Ethical approval was obtained from Uganda National Council of Science and Technology (reference No. SS 4587) and the Institutional Review Boards of The AIDS Support Organization in Uganda (TASOREC/009/18-UG-REC-009) and Vrije Universiteit Brussel in Belgium (B.U.N 143,201,835,870). Informed written consent/assent was sought from YLWHA as well as the parents/caretakers of minors among YLWHA. All other participants provided verbal consent. Data were anonymized in the transcripts and reporting and were also confidentially kept. Parents/caretakers, school staff, and YLWHA were reimbursed for transport with the equivalent of 7 USD while all schools received games and sports materials as appreciation for participation of students.
Data Management And Analysis
Data in audio files were transcribed verbatim by postgraduate students fluent in the languages used. FGDs and interviews conducted in local languages were translated to English and all transcripts were checked against the original audio recordings by the main researcher for accuracy. Data analysis followed a thematic strategy  involving both inductive and deductive coding. Initial analysis involved a group of 5 authors: EK, SV, DR, AE and JD who independently read through 8 FGD and 2 interview transcripts to get familiar with the data and develop initial ideas to code. They then converged to discuss and harmonize these potential codes. The developed codebook was then used by EK to code all the transcripts in conformity with the research question, while remaining open to new emerging codes. Coding was done using the software NVivo 10. Next, the codes together with all extracts of data that had been coded in respect to them, were collated into potential themes and overarching themes, most of which were deductively derived from the HIV/AIDS competent community framework described in the introduction. EK and SV reviewed and refined the themes in an iterative way that led to collapsing, reordering, deletion and creation of themes. This ensured that data within themes was coherently meaningful, distinct from that in other themes and that the entire data breadth had been covered. Finally, we named the overarching themes, determined their essence, mapped their boundaries and established the intra-theme and inter-theme relationships to complete the analysis. Table 1 below, shows the themes and overarching themes derived from the analysis.
We identified seven interrelated overarching themes in the participants’ conceptions of good practices to include and support YLWHA and perceived strategies to create new good practices in their schools: counselling and guidance; social support networks and linkages; knowledge and skills; anti-stigma and anti-discrimination measures; disclosure of HIV status in school; treatment and management of HIV/AIDS; and affirmative actions for YLWHA.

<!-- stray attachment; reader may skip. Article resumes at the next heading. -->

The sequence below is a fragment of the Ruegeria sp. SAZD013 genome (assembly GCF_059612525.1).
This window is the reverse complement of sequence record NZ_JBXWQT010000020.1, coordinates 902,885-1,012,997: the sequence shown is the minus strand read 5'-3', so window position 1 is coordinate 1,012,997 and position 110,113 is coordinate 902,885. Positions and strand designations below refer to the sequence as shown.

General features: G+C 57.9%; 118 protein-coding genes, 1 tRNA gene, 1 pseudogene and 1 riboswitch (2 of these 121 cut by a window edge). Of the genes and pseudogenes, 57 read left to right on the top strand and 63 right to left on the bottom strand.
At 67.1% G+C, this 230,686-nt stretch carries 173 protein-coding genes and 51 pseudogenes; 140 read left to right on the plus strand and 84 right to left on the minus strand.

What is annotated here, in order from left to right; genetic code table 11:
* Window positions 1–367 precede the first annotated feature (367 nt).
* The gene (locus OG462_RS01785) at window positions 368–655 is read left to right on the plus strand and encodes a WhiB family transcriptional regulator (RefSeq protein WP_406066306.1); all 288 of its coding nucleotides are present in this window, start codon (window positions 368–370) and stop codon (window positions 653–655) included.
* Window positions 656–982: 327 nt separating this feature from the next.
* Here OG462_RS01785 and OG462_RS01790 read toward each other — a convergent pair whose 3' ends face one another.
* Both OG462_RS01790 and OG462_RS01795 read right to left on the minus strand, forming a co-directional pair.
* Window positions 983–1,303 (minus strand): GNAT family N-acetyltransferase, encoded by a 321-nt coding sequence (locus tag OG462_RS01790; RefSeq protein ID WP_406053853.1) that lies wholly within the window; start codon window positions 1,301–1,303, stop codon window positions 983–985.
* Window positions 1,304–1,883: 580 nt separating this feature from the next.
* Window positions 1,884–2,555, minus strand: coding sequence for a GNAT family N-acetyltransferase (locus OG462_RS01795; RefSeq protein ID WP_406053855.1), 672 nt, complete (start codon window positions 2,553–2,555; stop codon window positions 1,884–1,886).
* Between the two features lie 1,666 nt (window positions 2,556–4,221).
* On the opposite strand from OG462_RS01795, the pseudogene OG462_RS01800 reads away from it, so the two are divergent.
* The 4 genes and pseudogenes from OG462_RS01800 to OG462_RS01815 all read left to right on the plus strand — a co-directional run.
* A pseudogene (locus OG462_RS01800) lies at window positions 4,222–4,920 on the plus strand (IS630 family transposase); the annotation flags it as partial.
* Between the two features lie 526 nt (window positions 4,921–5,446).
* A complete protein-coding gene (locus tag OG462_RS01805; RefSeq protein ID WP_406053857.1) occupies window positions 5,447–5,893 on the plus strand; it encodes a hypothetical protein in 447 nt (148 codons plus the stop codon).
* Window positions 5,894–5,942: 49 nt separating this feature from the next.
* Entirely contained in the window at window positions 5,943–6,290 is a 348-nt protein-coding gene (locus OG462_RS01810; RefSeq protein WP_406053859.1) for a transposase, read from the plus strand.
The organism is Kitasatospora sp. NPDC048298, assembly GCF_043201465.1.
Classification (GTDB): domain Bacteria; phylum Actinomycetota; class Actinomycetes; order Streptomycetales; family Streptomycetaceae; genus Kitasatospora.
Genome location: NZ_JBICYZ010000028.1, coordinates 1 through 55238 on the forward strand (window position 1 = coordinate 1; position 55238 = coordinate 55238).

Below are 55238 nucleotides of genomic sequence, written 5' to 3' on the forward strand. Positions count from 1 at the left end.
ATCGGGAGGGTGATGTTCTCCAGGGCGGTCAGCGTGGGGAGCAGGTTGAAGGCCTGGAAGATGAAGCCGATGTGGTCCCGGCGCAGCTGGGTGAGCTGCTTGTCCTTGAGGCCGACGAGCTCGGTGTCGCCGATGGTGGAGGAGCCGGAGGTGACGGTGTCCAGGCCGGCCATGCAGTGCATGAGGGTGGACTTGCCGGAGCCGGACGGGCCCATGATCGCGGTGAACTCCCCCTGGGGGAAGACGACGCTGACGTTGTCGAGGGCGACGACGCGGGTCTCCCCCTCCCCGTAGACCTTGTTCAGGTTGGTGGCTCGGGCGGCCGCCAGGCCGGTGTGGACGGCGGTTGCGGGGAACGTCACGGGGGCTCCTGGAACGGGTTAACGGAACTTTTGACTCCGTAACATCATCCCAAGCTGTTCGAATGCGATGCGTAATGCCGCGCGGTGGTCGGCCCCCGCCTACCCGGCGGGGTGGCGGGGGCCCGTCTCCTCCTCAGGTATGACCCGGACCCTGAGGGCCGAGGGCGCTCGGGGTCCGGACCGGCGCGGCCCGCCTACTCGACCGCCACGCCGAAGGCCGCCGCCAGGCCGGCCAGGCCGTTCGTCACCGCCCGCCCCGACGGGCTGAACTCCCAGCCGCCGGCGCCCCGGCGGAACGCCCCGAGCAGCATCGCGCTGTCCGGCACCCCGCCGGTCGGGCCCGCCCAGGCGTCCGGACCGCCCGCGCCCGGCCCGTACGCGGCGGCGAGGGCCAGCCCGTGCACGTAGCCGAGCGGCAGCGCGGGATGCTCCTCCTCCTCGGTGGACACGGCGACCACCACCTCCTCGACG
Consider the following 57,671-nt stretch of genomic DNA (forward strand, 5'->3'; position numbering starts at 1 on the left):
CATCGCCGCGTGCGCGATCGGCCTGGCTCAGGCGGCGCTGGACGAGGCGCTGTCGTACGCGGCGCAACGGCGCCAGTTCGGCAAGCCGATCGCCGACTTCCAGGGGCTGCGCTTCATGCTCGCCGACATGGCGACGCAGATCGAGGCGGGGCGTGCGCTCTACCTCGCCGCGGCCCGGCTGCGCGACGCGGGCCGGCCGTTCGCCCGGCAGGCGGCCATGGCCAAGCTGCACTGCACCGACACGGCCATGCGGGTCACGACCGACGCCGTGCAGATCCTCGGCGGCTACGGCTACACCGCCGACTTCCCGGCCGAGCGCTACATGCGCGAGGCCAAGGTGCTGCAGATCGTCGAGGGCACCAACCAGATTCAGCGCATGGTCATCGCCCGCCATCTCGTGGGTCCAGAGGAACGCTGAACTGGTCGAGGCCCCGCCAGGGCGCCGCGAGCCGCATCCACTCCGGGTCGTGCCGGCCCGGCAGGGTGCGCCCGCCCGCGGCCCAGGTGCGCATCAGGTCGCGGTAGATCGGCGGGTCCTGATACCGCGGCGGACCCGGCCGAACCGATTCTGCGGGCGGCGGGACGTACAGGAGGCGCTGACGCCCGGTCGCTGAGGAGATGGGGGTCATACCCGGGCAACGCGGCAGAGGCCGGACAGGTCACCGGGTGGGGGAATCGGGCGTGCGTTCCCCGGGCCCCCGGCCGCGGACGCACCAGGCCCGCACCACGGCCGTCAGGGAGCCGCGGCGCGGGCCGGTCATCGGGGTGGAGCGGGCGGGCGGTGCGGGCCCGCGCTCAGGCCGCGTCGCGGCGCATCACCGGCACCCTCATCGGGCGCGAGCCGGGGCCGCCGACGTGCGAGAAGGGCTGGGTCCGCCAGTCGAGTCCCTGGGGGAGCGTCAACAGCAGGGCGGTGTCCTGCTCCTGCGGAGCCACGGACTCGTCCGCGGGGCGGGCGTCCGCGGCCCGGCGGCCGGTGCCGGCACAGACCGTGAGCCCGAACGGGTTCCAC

Themes and overarching themes derived from the analysis.
Peer counselling and guidance
General counselling and guidance by teachers
Sexuality and reproductive health counselling
Counselling and guidance
Clubs, games, and sports
In-school mentors (‘guardian teachers’)
Liaison with community resourceful people
Liaison with nearby healthcare centres
Social support networks and linkages
Access to information
Appropriate information about HIV/AIDS
Sensitization of all school stakeholders
Future prospects with schooling
Knowledge and skills
Non-discriminatory school policies
Child protection policy
Changing HIV/AIDS messages
Attitude to normalize HIV/AIDS
Rules and regulation against stigmatizing acts
Anti-stigma and anti-discrimination measures
Value of disclosure
Confidentiality and privacy
Trust for disclosure
Disclosure of HIV status
Essential medicines/first aid
Medication adherence support
Referrals to healthcare centres
Treatment and management of HIV
Special meals for YLWHA
Affirmative action for YLWHA
Counselling And Guidance
In the Ugandan context, counselling and guidance is any form of advice given to a person with recognized or expected challenges to enable them surmount such challenges. It can be provided by peers, professionals and non-professionals. A diagnosis of HIV creates a huge emotional load on YLWHA and as such, psychosocial support is necessary.